Thanks to the combined forces of two Oregon agencies that assist disabled working adults, longtime Portland area resident and quadriplegic Ed Kerns is back to the business of tree planting along the Springwater Corridor within the Lents neighborhood- a project he started over ten years ago. “Just in time too. My old van had 320,000 miles on it and was 20 years old and rusting out terribly. It died just before my new van was completed,” says Kerns in a thank you email to Mobility Unlimited of Medford.
Kerns, who is paralyzed from the chest down due to a spinal cord injury, was not about to be stuck at home shackled to his wheelchair. As an environmental consultant, he works with kids from challenged neighborhoods who volunteer for him – kids from schools like Clinton Kelly Elementary and Marshall High. There were sites to prepare, trees to plant, and he needed to keep on rolling. His “kids” depend on him. But, his 1985 Dodge Caravan was in such a sad state of decay that even his lifelong mechanic, David Hodge, advised that he would no longer be able to work on the van. Ed would have to get a replacement van and in Ed’s case, that meant not just any van, but a fully equipped, wheelchair accessible van with a motorized lift and special hand controls so he could continue working and maintaining his independence. The cost was enormous-over $50,000 and way out of range for Ed’s meager budget.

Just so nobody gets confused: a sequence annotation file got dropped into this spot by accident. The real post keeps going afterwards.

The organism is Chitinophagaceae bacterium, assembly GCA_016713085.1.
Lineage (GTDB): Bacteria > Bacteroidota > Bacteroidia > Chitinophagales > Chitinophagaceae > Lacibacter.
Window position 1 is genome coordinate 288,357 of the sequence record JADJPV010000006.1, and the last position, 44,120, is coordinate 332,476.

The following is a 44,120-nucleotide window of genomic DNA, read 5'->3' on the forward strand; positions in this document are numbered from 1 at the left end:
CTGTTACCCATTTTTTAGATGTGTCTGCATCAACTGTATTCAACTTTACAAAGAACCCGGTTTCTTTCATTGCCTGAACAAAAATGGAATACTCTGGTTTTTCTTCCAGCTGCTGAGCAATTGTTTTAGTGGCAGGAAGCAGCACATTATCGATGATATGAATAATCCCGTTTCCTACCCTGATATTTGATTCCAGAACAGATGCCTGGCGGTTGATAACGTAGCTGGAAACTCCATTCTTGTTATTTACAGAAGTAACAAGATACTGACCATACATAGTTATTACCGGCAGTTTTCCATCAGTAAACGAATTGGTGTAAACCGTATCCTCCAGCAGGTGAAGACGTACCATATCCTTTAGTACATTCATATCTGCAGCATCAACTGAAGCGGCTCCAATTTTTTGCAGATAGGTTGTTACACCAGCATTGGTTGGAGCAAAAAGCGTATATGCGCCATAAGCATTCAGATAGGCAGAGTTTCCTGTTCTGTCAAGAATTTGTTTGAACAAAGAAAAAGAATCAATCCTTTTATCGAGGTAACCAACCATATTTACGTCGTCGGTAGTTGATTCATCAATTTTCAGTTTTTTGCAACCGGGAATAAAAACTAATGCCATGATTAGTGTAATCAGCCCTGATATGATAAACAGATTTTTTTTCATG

Ed contacted Mobility Unlimited, a non-profit organization in Medford that assists physically disabled working adults with mobility equipment. “Ed fit our criteria perfectly,” says Glory Cooper, Executive Director of Mobility Unlimited. “He was an adult, a resident of Oregon, was working, and needed mobility equipment; the only challenge was that he didn’t have a safe, reliable van to equip.” Cooper went on to say, “Unfortunately, transportation is a major hurdle for the physically disabled- especially in severe cases such as Ed’s. Mobility Unlimited committed to initial funding and agreed to spearhead the project. The balance of funding had to come from another source and it had to come quickly- Ed’s current old van was practically soldered together.”
In an effort to get some much needed assistance for Ed, Mobility Unlimited contacted the Office of Vocational Rehabilitation in Portland about a possible partnership. From the beginning, the project was going to require some creative funding. According to Connie Foster, Vocational Rehabilitation Counselor, “the Office of Vocational Rehabilitation Services rarely purchases vans for clients anymore. This project would have to qualify for special needs funding out of Salem.” After some time, but now armed with Mobility Unlimited as a partner, Connie’s manager was able to get the project pushed through for funding.
According to Cooper, “Now, more than ever, people need the services of organizations like Mobility Unlimited and the Office of Vocational Rehabilitation. It’s going to be necessary for agencies to partner up and get folks taken care of. In May of 2005 the Center for Medicare and Medicaid failed yet again to address the “in-the-home” restriction portion of their policy - meaning that if you can get around in your home with your old manual wheelchair, then that’s good enough. For some disabled people, no motorized equipment means no job, no school, no church, and no community involvement. What kind of a life is that?”